The Schneider CA 1 (originally named the Schneider CA) was the first French tank, developed during the First World War.
The Schneider was inspired by the need to overcome the stalemate of trench warfare which on the Western Front prevailed during most of the Great War. It was designed specifically to open passages for the infantry through barbed wire and then to suppress German machine gun nests. After a first concept by Jacques Quellennec devised in November 1914, the type was developed from May 1915 onwards by engineer Eugène Brillié, paralleling British development of tanks the same year. Colonel Jean Baptiste Eugène Estienne in December 1915 began to urge for the formation of French armoured units, leading to an order in February 1916 for four hundred Schneider CA tanks, which were manufactured by SOMUA, a subsidiary of Schneider located in a suburb of Paris, between September 1916 and August 1918.
Like most early tanks, the Schneider was built like a simple armoured box, without compartmentalisation of the inner space. It lacked a turret, with the main armament, a short 75 mm cannon, in a sponson on the right side. By later standards it would therefore have been an assault gun instead of a tank The vehicle was considered a very imperfect design, because of a poor layout, insufficient fire-power, a cramped interior and inferior mobility due to an overhanging nose section, which had been designed to crush through the belts of barbed wire but in practice caused the tank to get stuck. Improved designs were almost immediately initiated but the production of these, the Schneider CA 2, CA 3 and CA 4, was eventually cancelled.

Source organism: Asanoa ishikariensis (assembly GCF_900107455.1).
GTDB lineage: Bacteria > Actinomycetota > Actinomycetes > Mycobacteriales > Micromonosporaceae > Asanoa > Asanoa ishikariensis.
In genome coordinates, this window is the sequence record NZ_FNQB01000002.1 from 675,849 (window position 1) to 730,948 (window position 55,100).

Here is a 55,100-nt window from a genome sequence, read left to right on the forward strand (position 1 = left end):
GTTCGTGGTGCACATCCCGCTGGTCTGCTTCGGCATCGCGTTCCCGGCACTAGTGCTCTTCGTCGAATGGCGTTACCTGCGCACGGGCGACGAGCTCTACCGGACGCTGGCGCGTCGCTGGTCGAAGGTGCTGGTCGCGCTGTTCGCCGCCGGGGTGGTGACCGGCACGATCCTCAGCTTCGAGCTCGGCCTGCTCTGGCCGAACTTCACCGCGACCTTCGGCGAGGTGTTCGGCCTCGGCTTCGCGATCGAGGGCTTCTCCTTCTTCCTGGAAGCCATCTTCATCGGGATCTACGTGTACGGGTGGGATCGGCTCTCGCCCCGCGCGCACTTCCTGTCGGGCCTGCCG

The Schneider CA 1 tanks were widely used in combat during the last war years. Their first action on 16 April 1917 was largely a failure, the tank units suffering heavy losses, but later engagements were more successful. In 1918 the Schneider tanks played an important role in halting the German Spring Offensive and breaking the German front in the French summer offensives. They were active until the end of September 1918, less than two months before the Armistice of 11 November 1918, their numbers having dropped considerably due to attrition. After the war the surviving tanks were mostly rebuilt as utility vehicles but six Schneider tanks were deployed by Spain in the Rif War in Morocco and the type saw its last action in the beginning of the Spanish Civil War.